The Cocolo people are an Afro-Caribbean community residing in the Dominican Republic, whose cultural heritage can be traced back to the British West Indies. The Cocolo people are known for their rich beliefs, mythology, and rituals, which are heavily influenced by their African roots and the syncretic blending with Catholicism.

Beliefs and Mythology

The Cocolo people's beliefs are a complex fusion of African traditional religions and Catholicism, which was introduced during the colonial era. Consequently, their mythology consists of a pantheon of deities, heroes, and mythological creatures from both African and Catholic traditions.


  • Anaisa Pye: Anaisa Pye, also known as Anaisa la Chiquita or Anaisa Pie Danto, is a prominent deity in the Cocolo pantheon. She is a syncretic figure associated with Saint Anne in Catholicism, the mother of the Virgin Mary. Anaisa Pye is a spirit of love, happiness, and abundance, often depicted as a beautiful woman wearing a yellow dress with a sunflower in her hand.

  • Belie Belcan: Belie Belcan, or San Miguel, is a powerful deity associated with Saint Michael the Archangel in Catholicism. He is considered the protector of the people, and his role is to defend them from evil spirits and dark forces. Belie Belcan is depicted as a fierce warrior holding a sword and a balance, symbolizing his dual nature as both a warrior and a judge.

  • Papa Candelo: Papa Candelo is a fire deity who is also associated with Saint Charles Borromeo in Catholicism. He is a passionate and powerful spirit who represents justice and is often invoked to resolve conflicts and protect the community. Papa Candelo is typically depicted as a man wearing a red cape, holding a lit torch or a machete.

  • Filomena Lubana: Filomena Lubana, or Santa Marta, is a deity associated with Saint Martha in Catholicism. She is a powerful female spirit who represents wisdom, prosperity, and family. Filomena Lubana is often depicted as a woman wearing a green dress, holding a broom and a snake, symbolizing her dual nature as a healer and a protector.

Mythological Creatures

  • El Ciguapa: El Ciguapa is a mythical creature in Cocolo folklore, described as a beautiful woman with long, flowing hair and the ability to walk backward with her feet facing the opposite direction. She is known to lure men into the forest, where she ultimately leads them to their demise. El Ciguapa represents the seductive danger of the unknown.

  • El Bacá: El Bacá is a supernatural creature in Cocolo mythology, believed to be a shape-shifter capable of taking on the form of animals or humans. It is said to be the servant of a sorcerer and is often sent out to do their bidding. El Bacá embodies the dark aspects of the magical and supernatural world.

  • La Sirena: La Sirena, or the Mermaid, is a mythological creature that combines the features of a human and a fish. These enchanting beings are believed to dwell in the depths of the sea or rivers and are known for their captivating beauty and alluring songs. They are often associated with both good fortune and danger, as they can lure sailors and fishermen to their doom.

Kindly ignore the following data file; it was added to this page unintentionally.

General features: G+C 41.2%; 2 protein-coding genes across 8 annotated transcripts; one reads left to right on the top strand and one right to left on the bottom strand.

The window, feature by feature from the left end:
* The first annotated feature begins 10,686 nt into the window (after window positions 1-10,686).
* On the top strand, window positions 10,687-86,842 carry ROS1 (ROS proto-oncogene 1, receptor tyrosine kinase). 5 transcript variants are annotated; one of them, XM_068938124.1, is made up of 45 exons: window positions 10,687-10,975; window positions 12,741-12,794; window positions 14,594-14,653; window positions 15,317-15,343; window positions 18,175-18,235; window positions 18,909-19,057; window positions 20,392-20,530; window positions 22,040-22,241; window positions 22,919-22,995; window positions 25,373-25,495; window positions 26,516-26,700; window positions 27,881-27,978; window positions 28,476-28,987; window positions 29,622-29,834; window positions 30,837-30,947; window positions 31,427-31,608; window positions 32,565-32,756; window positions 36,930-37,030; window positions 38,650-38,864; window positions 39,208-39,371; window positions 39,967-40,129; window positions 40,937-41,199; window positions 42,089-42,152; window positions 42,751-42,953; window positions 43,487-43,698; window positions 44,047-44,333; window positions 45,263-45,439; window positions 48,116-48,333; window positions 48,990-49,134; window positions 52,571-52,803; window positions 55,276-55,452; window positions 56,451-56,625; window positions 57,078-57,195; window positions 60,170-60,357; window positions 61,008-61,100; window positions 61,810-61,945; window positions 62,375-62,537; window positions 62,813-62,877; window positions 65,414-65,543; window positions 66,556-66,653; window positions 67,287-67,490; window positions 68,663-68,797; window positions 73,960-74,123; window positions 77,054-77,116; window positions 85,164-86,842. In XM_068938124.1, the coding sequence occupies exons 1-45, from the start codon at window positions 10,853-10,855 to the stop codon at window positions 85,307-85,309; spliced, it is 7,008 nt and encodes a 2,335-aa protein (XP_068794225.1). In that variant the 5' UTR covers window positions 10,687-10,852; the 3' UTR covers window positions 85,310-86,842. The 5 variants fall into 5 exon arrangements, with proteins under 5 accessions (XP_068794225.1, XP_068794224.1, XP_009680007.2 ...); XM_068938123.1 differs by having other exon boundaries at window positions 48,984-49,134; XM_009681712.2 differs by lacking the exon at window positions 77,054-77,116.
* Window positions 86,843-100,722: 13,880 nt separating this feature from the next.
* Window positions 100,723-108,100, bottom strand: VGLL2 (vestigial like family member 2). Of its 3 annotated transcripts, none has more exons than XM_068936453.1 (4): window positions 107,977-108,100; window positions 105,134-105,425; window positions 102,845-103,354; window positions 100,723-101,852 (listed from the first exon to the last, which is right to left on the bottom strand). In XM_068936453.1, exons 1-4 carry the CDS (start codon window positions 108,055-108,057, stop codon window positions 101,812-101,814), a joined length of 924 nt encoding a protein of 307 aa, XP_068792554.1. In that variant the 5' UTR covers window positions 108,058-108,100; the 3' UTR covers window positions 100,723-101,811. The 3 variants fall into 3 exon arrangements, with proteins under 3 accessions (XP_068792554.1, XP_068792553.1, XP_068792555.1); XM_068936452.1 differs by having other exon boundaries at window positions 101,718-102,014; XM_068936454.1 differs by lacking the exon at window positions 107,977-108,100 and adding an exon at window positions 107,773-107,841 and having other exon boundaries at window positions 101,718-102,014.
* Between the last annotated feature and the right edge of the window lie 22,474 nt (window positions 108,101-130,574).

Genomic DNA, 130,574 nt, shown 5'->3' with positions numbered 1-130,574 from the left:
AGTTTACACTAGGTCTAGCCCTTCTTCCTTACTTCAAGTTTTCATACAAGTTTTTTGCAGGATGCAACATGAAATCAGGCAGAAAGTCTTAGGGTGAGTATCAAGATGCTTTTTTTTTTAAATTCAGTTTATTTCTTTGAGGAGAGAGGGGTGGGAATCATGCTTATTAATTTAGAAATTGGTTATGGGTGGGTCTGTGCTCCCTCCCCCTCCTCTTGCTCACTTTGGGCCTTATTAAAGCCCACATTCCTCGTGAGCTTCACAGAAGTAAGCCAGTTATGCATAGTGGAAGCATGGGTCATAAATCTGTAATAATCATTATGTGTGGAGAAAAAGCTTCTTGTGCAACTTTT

• El Galipote: El Galipote is a shape-shifting creature that can transform into various animals or objects. It is typically associated with dark magic and malevolent intentions. El Galipote is believed to serve sorcerers or witches, carrying out their bidding and wreaking havoc on those who cross their path.

  • El Duende: El Duende is a small, mischievous creature often associated with the spirits of the forest. These beings are known for their playful and trickster-like nature, capable of causing minor inconveniences or leading people astray. While they are not necessarily malevolent, they serve as a reminder of the unpredictable and capricious nature of the spirit world.

Unique Beliefs and Practices

  • Vodou: The Cocolo people have a unique belief system rooted in African Vodou, which has been adapted to their local environment and fused with Catholicism. Their Vodou practices involve invoking spirits and deities through music, dance, and rituals, and it is believed that these spirits can possess individuals during ceremonies. The ceremonies often include offerings of food, drink, and other items to the spirits, as well as the use of various ritual objects, such as dolls, talismans, and sacred symbols.

  • Spiritual Healers: Within the Cocolo community, spiritual healers, or "curanderos," play a crucial role in maintaining the well-being of the people. These individuals possess knowledge of traditional medicine, rituals, and prayers, which they use to heal physical and spiritual ailments. They also perform cleansing ceremonies to rid individuals or spaces of negative energies and protect against evil spirits.

  • Ancestor Worship: Ancestor worship is a significant aspect of the Cocolo belief system. The Cocolo people believe that their ancestors continue to play an active role in their lives, offering guidance, protection, and wisdom. Ancestors are honored through rituals, prayers, and the maintenance of ancestral altars in homes, where offerings of food, drink, and other items are made to ensure their continued blessings and support.

  • Community Rituals: The Cocolo people are known for their vibrant community rituals and celebrations. One such event is the Feast of San Juan Bautista, which is held annually on June 24th. This feast involves processions, music, dancing, and the preparation of traditional foods, all in honor of Saint John the Baptist. These communal celebrations serve to strengthen social bonds, maintain cultural identity, and honor the spiritual forces that guide and protect the community.